Manufacturer of Professional Mobile Radio Solutions Files in U.S. District Court in Ohio, Claims Motorola Solutions Infringes Hytera's Patented Sound Adjustment Technology in Mobile Radio Handsets
Shenzhen, China-based Hytera Communications Corporation Limited, the world's leading provider of innovative professional mobile radio (PMR) solutions, today filed a lawsuit against Chicago, Ill.-based Motorola Solutions, Inc. in federal district court in Cleveland, Ohio, charging that Motorola Solutions is infringing Hytera's U.S. Patent No. 9,183,846, which covers its industry-leading sound adjustment control technology.
Hytera's '846 patent is its inventive method for adjusting sound volume in response to background or ambient noise, allowing a radio operator to hear and speak over it. The device obtains the current level of ambient noise, receives an instruction, and adjusts sound output. If ambient noise is high, the volume adjustment is greater at higher (treble) frequencies. Hytera's complaint asserts that Motorola Solutions unlawfully misappropriates Hytera’s patented technology for sound adjustment, incorporating it into its MOTOTRBO portable radios.
"Hytera has changed the landscape of the PMR business with its constant innovations, especially after its launch of a digital product line in 2010," said Tom Wineland, Director of Sales for Hytera Communications America (West), Inc. in Irvine, Calif. "Our patented sound adjustment functionality is one of the many innovations that Hytera has incorporated into our digital products, and users in markets around the world have embraced this feature."
Hytera's two-way radio communications equipment includes hand portables, mobiles, base stations, and dispatching and management software. Its products and solutions are used by commercial industries, such as energy companies and utilities, event organizers and producers, security and emergency management response teams, schools and other educational institutions, and public safety organizations. During use, personnel using Hytera's devices frequently move from quiet environments with little background noise to loud environments where machinery, engines, crowd noise, sirens, or other noises make it difficult to hear.
As embodied in the '846 patent, Hytera's sound adjustment capability is a key technological advance in PMR speaker design that is critical in a variety of noisy situations. "Our users—police and emergency responders, stadium and event managers, and commercial users—benefit greatly from this capability in our devices," adds Wineland.
"Motorola Solutions is infringing Hytera's sound adjustment control patent," said Andrew Yuan, Hytera's President of North and South America. "Hytera is a leader in innovative technologies, and an adamant advocate of intellectual property rights. We will look to enforce our patents in court in the U.S. and worldwide."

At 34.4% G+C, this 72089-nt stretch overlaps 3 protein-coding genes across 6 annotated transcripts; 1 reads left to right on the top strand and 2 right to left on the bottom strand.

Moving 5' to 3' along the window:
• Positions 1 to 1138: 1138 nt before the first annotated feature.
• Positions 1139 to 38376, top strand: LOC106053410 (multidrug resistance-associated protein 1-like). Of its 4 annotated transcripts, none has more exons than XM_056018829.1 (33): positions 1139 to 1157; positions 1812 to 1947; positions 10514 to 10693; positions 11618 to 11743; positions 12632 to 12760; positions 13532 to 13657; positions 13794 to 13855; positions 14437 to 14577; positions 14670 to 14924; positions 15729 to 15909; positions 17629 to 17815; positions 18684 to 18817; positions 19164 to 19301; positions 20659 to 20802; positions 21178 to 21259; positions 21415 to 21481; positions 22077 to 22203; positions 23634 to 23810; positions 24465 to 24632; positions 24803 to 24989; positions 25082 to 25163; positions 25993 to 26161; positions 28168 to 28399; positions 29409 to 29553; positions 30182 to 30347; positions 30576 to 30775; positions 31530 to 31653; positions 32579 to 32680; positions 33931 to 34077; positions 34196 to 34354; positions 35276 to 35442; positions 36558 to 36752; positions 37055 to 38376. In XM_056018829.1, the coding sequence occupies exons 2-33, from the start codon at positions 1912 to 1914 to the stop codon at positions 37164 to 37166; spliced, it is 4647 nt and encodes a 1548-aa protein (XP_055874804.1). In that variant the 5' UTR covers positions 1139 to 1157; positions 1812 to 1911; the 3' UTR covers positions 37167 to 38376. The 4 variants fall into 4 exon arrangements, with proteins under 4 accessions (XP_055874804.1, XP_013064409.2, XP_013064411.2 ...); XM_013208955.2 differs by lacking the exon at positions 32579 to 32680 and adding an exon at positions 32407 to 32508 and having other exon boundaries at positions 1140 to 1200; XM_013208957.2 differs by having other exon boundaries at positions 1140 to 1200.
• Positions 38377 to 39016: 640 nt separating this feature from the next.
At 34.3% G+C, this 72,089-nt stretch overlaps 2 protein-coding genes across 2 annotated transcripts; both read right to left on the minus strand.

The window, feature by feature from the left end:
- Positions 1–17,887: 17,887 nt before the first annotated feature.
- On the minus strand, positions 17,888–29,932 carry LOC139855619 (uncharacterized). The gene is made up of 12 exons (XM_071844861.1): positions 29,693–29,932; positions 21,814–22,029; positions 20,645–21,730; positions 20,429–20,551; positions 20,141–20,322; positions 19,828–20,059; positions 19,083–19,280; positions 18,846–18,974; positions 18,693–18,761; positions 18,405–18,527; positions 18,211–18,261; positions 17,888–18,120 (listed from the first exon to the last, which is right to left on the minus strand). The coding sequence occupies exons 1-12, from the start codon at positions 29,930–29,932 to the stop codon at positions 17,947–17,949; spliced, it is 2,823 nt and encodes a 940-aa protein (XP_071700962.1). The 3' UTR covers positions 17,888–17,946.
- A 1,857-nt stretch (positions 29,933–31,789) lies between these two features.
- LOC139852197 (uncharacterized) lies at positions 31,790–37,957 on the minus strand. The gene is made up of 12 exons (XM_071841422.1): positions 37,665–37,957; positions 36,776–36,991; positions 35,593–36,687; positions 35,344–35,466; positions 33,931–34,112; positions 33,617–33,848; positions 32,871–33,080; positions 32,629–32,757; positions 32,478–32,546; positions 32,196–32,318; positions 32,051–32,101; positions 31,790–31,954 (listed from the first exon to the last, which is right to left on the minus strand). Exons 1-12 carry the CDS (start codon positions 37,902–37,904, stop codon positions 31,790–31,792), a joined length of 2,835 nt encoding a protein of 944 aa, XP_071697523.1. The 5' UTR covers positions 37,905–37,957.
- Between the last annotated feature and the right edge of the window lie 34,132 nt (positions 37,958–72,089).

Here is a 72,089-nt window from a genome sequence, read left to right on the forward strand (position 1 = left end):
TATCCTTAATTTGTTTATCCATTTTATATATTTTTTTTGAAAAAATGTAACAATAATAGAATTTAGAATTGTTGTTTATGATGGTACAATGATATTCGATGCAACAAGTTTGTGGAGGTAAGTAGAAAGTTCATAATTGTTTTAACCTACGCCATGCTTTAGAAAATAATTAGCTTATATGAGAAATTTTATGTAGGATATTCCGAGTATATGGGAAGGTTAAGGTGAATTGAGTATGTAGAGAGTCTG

Hytera invests up to 15 percent of annual revenue in research and development, notes Yuan, including in open standard technologies, and is continually developing customized solutions that couple versatile LTE broadband for video and data transmission with traditional PMR narrow-band two-way voice communications. Hytera is one of the few companies worldwide that offers market-leading TETRA, DMR, and PDT technologies, and that offers products and solutions under all mainstream digital protocols. Hytera currently holds 480 issued patents, including 269 patents for digital products (DMR, TETRA, and PDT).
Hytera is the second-largest professional mobile radio communications solutions provider in the world, and the world’s fastest-growing. Hytera also is the world’s #1 DMR trunking provider. Hytera has partnered with companies in the U.S. since 2000, and established its first U.S. subsidiary, Hytera America, Inc., in 2004. Hytera established Hytera Communications America (West), Inc., in 2016 and opened research and equipment servicing facilities in the Chicago area this year.
Hytera further claims that Motorola has been and still is indirectly infringing Hytera's ‘846 Patent by actively inducing direct infringement by other persons who use products that embody one or more of the claims of the patent while Motorola had knowledge of the patent, knew or should have known that its actions would induce direct infringement by others, and intended that its actions would induce such direct infringement. Hytera is also alleging contributory infringement. Hytera is seeking damages and will pursue further relief as appropriate.
Hytera filed its lawsuit in the U.S. District Court for the Northern District of Ohio, in Cleveland, Ohio. The patent-at-issue is U.S. Patent No. 9,183,846 (“the ‘846 Patent”) titled “Method and Device for Adaptively Adjusting Sound Effect.” Hytera is represented in this action by Todd Tucker of Cleveland, Ohio-based law firm Calfee, Halter & Griswold LLP.
About Hytera Communications Corporation Limited
Founded in Shenzhen, China in 1993, Hytera Communications Corporation Limited is a closely-held privately-run company listed on the Shenzhen Stock Exchange (002583.SZ). With ten research and development centers around the world, Hytera is a leading global provider of innovative professional mobile radio (PMR) communications solutions to governmental organizations, public security institutions, and customers from other industries including transportation, oil and gas, and many others. Hytera aspires to leverage its technologies to improve organizational efficiency and make the world safer. Hytera's headquarters are at Hytera Tower, Shenzhen Hi-Tech Industrial Park North, Beihuan RD. 9108 Nanshan District, Shenzhen, P.R.C. In the U.S., the company has operations in Miramar, Fla., Irvine, Calif., and Chicago, Ill. More information is at www.hytera.com.